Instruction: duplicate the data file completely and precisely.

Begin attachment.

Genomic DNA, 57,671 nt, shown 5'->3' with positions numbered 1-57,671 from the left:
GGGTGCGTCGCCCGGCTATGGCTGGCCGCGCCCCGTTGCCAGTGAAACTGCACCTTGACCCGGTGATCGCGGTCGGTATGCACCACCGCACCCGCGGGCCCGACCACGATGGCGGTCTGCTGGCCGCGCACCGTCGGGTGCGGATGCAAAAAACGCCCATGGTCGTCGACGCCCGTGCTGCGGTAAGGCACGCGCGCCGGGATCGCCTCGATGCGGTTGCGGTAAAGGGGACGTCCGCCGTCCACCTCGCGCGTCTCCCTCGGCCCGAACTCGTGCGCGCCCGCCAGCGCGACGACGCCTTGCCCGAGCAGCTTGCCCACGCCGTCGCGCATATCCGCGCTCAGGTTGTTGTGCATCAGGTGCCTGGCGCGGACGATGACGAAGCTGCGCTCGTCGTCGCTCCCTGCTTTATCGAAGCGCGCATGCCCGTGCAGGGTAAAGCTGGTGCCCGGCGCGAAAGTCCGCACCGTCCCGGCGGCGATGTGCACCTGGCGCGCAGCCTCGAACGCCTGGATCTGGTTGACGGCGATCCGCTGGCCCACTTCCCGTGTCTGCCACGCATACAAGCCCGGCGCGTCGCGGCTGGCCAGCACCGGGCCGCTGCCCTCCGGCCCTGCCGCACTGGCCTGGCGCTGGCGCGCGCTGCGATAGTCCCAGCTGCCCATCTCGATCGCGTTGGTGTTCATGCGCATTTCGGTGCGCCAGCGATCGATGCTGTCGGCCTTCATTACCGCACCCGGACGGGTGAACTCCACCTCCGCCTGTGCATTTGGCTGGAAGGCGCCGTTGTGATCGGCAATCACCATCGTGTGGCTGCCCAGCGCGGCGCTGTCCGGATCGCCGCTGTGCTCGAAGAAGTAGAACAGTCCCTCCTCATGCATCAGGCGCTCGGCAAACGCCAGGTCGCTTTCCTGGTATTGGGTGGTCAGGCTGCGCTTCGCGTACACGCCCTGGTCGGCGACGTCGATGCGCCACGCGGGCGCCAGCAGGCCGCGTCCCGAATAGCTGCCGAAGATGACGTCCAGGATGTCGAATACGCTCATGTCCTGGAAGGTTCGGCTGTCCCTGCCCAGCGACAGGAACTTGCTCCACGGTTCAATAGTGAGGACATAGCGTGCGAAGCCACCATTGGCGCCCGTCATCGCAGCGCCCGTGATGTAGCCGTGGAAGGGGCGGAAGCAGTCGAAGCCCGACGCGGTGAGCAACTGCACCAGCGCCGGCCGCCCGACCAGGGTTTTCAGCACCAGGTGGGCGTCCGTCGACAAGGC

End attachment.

Genomic DNA, 57,671 nt, shown 5'->3' with positions numbered 1-57,671 from the left:
GGGTGCGTCGCCCGGCTATGGCTGGCCGCGCCCCGTTGCCAGTGAAACTGCACCTTGACCCGGTGATCGCGGTCGGTATGCACCACCGCACCCGCGGGCCCGACCACGATGGCGGTCTGCTGGCCGCGCACCGTCGGGTGCGGATGCAAAAAACGCCCATGGTCGTCGACGCCCGTGCTGCGGTAAGGCACGCGCGCCGGGATCGCCTCGATGCGGTTGCGGTAAAGGGGACGTCCGCCGTCCACCTCGCGCGTCTCCCTCGGCCCGAACTCGTGCGCGCCCGCCAGCGCGACGACGCCTTGCCCGAGCAGCTTGCCCACGCCGTCGCGCATATCCGCGCTCAGGTTGTTGTGCATCAGGTGCCTGGCGCGGACGATGACGAAGCTGCGCTCGTCGTCGCTCCCTGCTTTATCGAAGCGCGCATGCCCGTGCAGGGTAAAGCTGGTGCCCGGCGCGAAAGTCCGCACCGTCCCGGCGGCGATGTGCACCTGGCGCGCAGCCTCGAACGCCTGGATCTGGTTGACGGCGATCCGCTGGCCCACTTCCCGTGTCTGCCACGCATACAAGCCCGGCGCGTCGCGGCTGGCCAGCACCGGGCCGCTGCCCTCCGGCCCTGCCGCACTGGCCTGGCGCTGGCGCGCGCTGCGATAGTCCCAGCTGCCCATCTCGATCGCGTTGGTGTTCATGCGCATTTCGGTGCGCCAGCGATCGATGCTGTCGGCCTTCATTACCGCACCCGGACGGGTGAACTCCACCTCCGCCTGTGCATTTGGCTGGAAGGCGCCGTTGTGATCGGCAATCACCATCGTGTGGCTGCCCAGCGCGGCGCTGTCCGGATCGCCGCTGTGCTCGAAGAAGTAGAACAGTCCCTCCTCATGCATCAGGCGCTCGGCAAACGCCAGGTCGCTTTCCTGGTATTGGGTGGTCAGGCTGCGCTTCGCGTACACGCCCTGGTCGGCGACGTCGATGCGCCACGCGGGCGCCAGCAGGCCGCGTCCCGAATAGCTGCCGAAGATGACGTCCAGGATGTCGAATACGCTCATGTCCTGGAAGGTTCGGCTGTCCCTGCCCAGCGACAGGAACTTGCTCCACGGTTCAATAGTGAGGACATAGCGTGCGAAGCCACCATTGGCGCCCGTCATCGCAGCGCCCGTGATGTAGCCGTGGAAGGGGCGGAAGCAGTCGAAGCCCGACGCGGTGAGCAACTGCACCAGCGCCGGCCGCCCGACCAGGGTTTTCAGCACCAGGTGGGCGTCCGTCGACAAGGC